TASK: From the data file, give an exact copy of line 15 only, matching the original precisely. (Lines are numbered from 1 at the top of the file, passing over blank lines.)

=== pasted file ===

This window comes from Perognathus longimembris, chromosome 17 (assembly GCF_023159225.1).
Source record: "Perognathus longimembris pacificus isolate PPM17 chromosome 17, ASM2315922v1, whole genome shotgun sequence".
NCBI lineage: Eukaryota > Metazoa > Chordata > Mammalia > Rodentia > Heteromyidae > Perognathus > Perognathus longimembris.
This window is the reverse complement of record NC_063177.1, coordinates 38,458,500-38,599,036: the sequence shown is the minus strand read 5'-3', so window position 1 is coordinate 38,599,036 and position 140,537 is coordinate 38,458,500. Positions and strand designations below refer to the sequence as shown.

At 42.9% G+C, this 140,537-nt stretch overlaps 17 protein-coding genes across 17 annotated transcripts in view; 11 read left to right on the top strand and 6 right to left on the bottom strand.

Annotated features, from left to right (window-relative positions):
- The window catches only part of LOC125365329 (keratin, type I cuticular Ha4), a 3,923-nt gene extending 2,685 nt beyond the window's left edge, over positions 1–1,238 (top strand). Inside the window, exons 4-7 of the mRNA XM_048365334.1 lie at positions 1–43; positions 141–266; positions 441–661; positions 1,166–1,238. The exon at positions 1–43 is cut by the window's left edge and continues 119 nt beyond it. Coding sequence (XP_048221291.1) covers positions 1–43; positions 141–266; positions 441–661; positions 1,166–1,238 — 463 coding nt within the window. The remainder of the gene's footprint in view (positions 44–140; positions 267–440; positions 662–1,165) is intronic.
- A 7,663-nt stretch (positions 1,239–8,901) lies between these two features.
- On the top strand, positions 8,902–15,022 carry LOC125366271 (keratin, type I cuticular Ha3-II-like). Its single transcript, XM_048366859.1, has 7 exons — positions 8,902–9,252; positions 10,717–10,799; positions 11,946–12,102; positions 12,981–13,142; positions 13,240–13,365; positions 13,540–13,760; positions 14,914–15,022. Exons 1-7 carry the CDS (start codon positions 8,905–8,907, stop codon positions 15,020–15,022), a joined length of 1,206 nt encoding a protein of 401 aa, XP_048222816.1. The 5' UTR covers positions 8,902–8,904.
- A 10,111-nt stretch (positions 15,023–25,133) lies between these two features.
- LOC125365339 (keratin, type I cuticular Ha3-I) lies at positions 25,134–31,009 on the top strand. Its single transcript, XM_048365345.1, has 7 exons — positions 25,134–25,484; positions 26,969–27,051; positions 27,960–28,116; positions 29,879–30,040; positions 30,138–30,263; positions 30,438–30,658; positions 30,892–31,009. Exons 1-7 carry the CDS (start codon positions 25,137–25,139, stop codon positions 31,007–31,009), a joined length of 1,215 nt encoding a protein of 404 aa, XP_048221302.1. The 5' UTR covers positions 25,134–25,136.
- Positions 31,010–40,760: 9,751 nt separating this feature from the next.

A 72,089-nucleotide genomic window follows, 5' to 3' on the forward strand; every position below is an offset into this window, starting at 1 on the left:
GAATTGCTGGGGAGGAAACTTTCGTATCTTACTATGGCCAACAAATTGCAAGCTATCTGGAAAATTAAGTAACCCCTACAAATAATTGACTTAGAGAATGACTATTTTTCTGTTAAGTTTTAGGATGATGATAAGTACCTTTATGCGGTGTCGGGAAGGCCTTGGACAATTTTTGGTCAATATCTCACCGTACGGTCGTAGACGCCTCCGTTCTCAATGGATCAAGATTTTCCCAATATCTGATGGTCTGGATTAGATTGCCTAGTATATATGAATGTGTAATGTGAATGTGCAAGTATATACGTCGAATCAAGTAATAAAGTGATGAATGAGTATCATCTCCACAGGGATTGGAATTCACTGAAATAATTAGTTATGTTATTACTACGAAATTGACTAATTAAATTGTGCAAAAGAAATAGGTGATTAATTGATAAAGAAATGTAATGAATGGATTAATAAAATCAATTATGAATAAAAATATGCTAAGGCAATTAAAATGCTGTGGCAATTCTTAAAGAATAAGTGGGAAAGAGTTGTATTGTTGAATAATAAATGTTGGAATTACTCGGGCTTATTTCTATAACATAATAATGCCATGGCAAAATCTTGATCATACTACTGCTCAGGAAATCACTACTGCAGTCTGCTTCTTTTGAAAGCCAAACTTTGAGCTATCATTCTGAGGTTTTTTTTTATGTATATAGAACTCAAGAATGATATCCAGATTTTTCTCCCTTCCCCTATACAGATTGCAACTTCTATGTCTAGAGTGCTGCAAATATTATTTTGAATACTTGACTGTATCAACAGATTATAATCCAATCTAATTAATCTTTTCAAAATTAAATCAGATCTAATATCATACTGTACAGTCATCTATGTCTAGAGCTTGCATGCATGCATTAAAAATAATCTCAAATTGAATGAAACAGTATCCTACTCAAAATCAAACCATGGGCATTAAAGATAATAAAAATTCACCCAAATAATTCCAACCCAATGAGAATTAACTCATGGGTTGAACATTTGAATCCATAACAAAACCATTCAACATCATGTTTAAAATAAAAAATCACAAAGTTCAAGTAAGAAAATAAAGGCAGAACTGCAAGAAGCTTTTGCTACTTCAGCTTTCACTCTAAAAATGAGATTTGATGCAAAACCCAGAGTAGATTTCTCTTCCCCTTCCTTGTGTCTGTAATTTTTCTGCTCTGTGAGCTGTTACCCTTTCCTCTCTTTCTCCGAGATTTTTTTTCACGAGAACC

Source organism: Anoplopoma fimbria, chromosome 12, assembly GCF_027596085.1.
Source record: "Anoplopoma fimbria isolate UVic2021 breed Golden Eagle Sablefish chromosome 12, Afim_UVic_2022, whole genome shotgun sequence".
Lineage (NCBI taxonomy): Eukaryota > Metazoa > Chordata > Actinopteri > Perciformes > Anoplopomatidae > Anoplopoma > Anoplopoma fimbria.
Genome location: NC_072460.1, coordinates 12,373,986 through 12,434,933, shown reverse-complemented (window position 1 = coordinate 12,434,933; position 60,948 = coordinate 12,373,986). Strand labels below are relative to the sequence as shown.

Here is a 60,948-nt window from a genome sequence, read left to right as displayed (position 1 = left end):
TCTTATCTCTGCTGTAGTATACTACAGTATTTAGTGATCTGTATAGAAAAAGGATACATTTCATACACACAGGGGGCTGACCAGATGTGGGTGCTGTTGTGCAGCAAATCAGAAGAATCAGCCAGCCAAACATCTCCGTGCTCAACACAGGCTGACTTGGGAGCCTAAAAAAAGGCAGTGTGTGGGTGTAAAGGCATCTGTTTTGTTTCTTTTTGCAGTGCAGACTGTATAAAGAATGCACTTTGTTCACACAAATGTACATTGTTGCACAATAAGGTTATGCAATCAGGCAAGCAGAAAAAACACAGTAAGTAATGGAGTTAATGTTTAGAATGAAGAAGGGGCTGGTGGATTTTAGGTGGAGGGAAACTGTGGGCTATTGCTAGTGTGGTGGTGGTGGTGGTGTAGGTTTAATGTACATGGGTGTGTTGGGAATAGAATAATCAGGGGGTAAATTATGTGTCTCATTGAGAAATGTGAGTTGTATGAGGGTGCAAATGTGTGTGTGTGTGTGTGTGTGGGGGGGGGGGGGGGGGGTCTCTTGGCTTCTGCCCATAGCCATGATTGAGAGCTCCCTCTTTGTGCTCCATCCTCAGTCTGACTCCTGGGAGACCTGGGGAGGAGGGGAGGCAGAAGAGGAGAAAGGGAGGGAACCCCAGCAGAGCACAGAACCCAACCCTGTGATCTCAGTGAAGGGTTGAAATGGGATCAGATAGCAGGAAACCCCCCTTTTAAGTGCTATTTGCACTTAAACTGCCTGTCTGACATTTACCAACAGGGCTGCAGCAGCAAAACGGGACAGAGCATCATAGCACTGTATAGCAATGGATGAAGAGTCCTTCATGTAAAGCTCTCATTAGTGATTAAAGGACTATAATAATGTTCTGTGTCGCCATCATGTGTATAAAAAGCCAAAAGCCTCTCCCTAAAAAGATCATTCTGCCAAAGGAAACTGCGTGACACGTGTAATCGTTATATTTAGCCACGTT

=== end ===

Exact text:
Source organism: Anoplopoma fimbria, chromosome 12, assembly GCF_027596085.1.